Reviews, interviews, and more…see what others are saying about Persia Blues:

 

————— Reviews —————

 

CBR_logo Comic Book Resources

“Naraghi’s story follows two separate plot lines, and both are interesting…Bowman’s art is quite good…7/10 stars.”

High-Low

“There’s a richness in detail that Naraghi brings to the story, from the ways in which Iranian families interact to childhood treats to how the Western embargo of Iran didn’t affect those who were willing to skirt the law.”

BrokenFrontier_logoBroken Frontier

“…a timely, emotionally intelligent exploration of how one woman copes with oppression, loss, and misplaced guilt. Highly recommended.”

ComicsReview_logoNow Read This! (Warning: spoilers in this lengthy review)

“Engaging, rewarding and just plain refreshingly different, Persia Blues looks set to become a classic in years to come.”

PW_logo Publishers Weekly

“Naraghi’s script efficiently sets youthful energy against older people’s acceptance of the status quo.”

Robot6_logo Robot 6

“Now that it’s out in bookshelf-ready format, I’m just here to let you know if it’s any good or not. And it’s good — it’s very good.”

GNR_logo Graphic Novel Reporter

“There’s a huge treat to be found inside the pages of Persia Blues…”

ComicsAlternative_logoThe Comics Alternative

“I’m on board for the continuation of this series and look forward to the second volume.”

MBR_logo Midwest Book Review

“…unique, original, and highly recommended contribution to public library graphic novel shelves.”

 

————— Interviews —————

 

Jazma_logo Jazma Online – Richard Vasseur talks to Dara about the meaning of Minoo’s name, cultural differences between Iran and America, and collaborating with Brent.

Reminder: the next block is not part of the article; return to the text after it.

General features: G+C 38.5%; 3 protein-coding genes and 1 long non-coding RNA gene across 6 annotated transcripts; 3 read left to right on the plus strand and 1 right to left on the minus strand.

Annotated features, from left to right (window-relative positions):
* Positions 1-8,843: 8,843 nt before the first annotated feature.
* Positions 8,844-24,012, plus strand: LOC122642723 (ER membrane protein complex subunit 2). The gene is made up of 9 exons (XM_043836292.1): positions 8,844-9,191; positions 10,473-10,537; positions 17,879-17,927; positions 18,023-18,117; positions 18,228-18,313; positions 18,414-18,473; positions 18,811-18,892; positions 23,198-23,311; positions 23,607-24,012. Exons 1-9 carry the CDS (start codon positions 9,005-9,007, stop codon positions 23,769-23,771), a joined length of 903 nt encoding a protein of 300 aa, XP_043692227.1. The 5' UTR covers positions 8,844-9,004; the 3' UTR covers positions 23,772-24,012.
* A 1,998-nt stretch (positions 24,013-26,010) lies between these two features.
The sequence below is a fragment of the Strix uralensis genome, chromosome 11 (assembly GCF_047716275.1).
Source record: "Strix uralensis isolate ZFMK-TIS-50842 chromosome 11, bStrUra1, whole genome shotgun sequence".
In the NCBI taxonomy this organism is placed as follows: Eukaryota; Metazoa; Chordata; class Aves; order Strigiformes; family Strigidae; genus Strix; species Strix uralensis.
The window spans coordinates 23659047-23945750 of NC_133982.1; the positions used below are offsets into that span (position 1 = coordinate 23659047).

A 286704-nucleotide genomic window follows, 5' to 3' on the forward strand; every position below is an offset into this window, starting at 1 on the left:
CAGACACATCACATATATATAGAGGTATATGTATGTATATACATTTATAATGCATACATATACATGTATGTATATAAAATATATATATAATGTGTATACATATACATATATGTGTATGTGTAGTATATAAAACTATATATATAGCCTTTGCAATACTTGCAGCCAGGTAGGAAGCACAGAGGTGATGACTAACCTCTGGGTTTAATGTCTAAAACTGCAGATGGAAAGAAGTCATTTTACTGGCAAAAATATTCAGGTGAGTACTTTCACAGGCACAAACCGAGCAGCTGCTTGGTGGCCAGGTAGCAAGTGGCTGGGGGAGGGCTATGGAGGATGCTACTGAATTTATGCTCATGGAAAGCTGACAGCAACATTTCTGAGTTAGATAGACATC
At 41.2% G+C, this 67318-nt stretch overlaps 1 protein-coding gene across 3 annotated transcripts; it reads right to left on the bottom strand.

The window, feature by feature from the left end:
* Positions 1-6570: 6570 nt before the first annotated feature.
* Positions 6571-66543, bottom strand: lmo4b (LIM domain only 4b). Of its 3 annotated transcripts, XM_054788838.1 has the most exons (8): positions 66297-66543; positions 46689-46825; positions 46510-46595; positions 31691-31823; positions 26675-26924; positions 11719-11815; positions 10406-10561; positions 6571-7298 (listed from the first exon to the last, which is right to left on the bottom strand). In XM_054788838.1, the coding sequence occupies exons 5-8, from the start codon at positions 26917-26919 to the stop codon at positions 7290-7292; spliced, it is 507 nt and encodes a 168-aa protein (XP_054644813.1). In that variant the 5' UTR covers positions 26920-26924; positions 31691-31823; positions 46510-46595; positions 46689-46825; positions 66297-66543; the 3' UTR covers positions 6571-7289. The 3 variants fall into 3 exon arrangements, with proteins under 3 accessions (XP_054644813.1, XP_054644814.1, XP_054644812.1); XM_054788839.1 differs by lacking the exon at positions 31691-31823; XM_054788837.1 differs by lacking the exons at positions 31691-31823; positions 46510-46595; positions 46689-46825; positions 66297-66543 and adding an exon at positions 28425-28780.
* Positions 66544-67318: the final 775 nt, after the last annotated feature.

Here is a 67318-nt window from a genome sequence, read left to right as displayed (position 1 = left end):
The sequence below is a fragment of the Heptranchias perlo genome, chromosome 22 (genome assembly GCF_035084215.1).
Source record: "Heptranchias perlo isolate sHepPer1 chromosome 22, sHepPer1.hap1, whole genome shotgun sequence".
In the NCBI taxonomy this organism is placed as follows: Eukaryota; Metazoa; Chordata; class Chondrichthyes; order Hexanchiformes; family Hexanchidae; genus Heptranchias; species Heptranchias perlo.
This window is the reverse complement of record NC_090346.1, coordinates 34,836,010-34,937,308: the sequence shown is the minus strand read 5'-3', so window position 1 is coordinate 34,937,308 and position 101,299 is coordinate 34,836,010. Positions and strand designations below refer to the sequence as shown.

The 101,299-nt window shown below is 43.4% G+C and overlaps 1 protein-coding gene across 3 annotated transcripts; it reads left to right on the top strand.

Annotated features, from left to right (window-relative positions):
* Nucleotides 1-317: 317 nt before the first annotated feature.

Rich: Why does the story take place in Iran?

Dara: As an Iranian-American writer, I’d always wanted to tell a big, epic story set in Iran. I wanted to present my culture and history in a positive light, in contrast to all the negative stories about Iran’s government that we’re exposed to in the news.

GNR_logo Graphic Novel Reporter – GNR’s John Hogan talks to Dara and Brent about collaboration, process, and much more.

“Brent: I was really influenced by the old Warren Magazines where artists like Gene Colan, Angelo Torres and Alex Toth would use halftones in their work to set the mood, and the black and white line art by guys like Bernie Wrightson, Al Williamson, and the under-appreciated John Severin really influenced my line work.”

pvdcast_logoPVDCast – John Orlando sits down with Dara for an hour long chat about growing up in Iran, the state of the comic book industry, and the process behind Persia Blues.

“When I was working on the book, I just had no free time…and part of it was because I also lettered it. Now, I’m not a professional comic book letterer. I know enough to do a decent job, but I’m slow at it, so lettering a 102 page graphic novel took forever for me.”

sequential-underground-logo Sequential Underground – In this 22 minute podcast, Nick Marino talks to NMB’s Terry Nantier about the digital/print release strategy for Persia Blues, the library market, challenges faced by artists, and more.

“This formula here, with the e-comic books, gives the artist the capacity for some input, some availability of the work as it’s coming out…and a revenue flow. It’s a means of helping the artist to get through a very long process.”

CBR_logo Comic Book Resources – Interview with Dara, in their “Kickstand” column, which spotlights projects using Kickstarter for crowd funding:

“This is your first Kickstarter. What have you learned, and what do you wish you had known when it started?

The biggest lesson has been just how much work is involved in running a Kickstarter campaign. It’s not like I didn’t know or anticipate it, because I did a ton of research and prep work, but…”

Robot6_logo Robot 6 – Q&A with Dara on the Robot 6 blog, focused more on process, challenges, and creative decisions:

“Why did you choose a female protagonist?

A few reasons: First, I try not to default to the types of characters that I’m more familiar with and find easier to write. Being a guy, and having experienced some of the things I’m writing about in the book, it would have been easier to choose a male protagonist. But I wanted to challenge myself and try something different. Second…”

 

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